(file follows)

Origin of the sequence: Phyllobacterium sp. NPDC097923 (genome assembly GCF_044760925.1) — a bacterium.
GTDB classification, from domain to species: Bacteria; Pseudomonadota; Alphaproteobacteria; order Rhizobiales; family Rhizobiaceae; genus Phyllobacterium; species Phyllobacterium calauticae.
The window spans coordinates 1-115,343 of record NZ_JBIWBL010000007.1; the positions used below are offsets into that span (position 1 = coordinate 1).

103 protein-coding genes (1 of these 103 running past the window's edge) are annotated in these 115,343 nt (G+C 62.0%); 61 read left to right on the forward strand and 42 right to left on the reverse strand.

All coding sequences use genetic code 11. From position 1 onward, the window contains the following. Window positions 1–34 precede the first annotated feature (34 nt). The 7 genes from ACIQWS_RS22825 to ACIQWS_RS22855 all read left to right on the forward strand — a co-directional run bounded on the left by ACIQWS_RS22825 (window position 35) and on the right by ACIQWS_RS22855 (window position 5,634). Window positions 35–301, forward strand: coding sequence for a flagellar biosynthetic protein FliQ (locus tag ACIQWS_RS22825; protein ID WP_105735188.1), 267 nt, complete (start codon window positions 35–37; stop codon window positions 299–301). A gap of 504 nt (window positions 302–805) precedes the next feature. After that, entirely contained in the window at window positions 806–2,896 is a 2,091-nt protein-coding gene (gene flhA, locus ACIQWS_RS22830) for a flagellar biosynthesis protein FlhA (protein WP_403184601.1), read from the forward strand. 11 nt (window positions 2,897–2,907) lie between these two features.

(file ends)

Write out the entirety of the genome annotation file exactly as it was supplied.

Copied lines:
Origin of the sequence: Phyllobacterium sp. NPDC097923 (genome assembly GCF_044760925.1) — a bacterium.
GTDB classification, from domain to species: Bacteria; Pseudomonadota; Alphaproteobacteria; order Rhizobiales; family Rhizobiaceae; genus Phyllobacterium; species Phyllobacterium calauticae.
The window spans coordinates 1-115,343 of record NZ_JBIWBL010000007.1; the positions used below are offsets into that span (position 1 = coordinate 1).

103 protein-coding genes (1 of these 103 running past the window's edge) are annotated in these 115,343 nt (G+C 62.0%); 61 read left to right on the forward strand and 42 right to left on the reverse strand.

All coding sequences use genetic code 11. From position 1 onward, the window contains the following. Window positions 1–34 precede the first annotated feature (34 nt). The 7 genes from ACIQWS_RS22825 to ACIQWS_RS22855 all read left to right on the forward strand — a co-directional run bounded on the left by ACIQWS_RS22825 (window position 35) and on the right by ACIQWS_RS22855 (window position 5,634). Window positions 35–301, forward strand: coding sequence for a flagellar biosynthetic protein FliQ (locus tag ACIQWS_RS22825; protein ID WP_105735188.1), 267 nt, complete (start codon window positions 35–37; stop codon window positions 299–301). A gap of 504 nt (window positions 302–805) precedes the next feature. After that, entirely contained in the window at window positions 806–2,896 is a 2,091-nt protein-coding gene (gene flhA, locus ACIQWS_RS22830) for a flagellar biosynthesis protein FlhA (protein WP_403184601.1), read from the forward strand. 11 nt (window positions 2,897–2,907) lie between these two features.